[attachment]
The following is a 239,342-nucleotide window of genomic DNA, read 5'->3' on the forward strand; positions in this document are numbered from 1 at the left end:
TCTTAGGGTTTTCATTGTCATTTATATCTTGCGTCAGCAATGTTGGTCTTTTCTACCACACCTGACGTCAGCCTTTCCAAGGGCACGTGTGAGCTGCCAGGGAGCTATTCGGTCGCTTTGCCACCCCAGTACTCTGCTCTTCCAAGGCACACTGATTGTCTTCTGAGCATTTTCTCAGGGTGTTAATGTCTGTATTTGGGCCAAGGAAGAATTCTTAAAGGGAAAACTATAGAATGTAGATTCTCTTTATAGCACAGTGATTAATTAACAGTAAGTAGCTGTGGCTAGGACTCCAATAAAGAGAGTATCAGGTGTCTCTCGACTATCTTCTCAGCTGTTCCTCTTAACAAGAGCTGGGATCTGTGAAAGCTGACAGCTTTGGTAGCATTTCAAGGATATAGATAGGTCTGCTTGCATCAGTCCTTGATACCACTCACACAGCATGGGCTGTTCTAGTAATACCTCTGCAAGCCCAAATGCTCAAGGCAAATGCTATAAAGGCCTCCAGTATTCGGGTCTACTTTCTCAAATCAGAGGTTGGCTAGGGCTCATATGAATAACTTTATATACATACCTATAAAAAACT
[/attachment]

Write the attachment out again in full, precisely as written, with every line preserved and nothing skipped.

The following is a 239,342-nucleotide window of genomic DNA, read 5'->3' on the forward strand; positions in this document are numbered from 1 at the left end:
TCTTAGGGTTTTCATTGTCATTTATATCTTGCGTCAGCAATGTTGGTCTTTTCTACCACACCTGACGTCAGCCTTTCCAAGGGCACGTGTGAGCTGCCAGGGAGCTATTCGGTCGCTTTGCCACCCCAGTACTCTGCTCTTCCAAGGCACACTGATTGTCTTCTGAGCATTTTCTCAGGGTGTTAATGTCTGTATTTGGGCCAAGGAAGAATTCTTAAAGGGAAAACTATAGAATGTAGATTCTCTTTATAGCACAGTGATTAATTAACAGTAAGTAGCTGTGGCTAGGACTCCAATAAAGAGAGTATCAGGTGTCTCTCGACTATCTTCTCAGCTGTTCCTCTTAACAAGAGCTGGGATCTGTGAAAGCTGACAGCTTTGGTAGCATTTCAAGGATATAGATAGGTCTGCTTGCATCAGTCCTTGATACCACTCACACAGCATGGGCTGTTCTAGTAATACCTCTGCAAGCCCAAATGCTCAAGGCAAATGCTATAAAGGCCTCCAGTATTCGGGTCTACTTTCTCAAATCAGAGGTTGGCTAGGGCTCATATGAATAACTTTATATACATACCTATAAAAAACT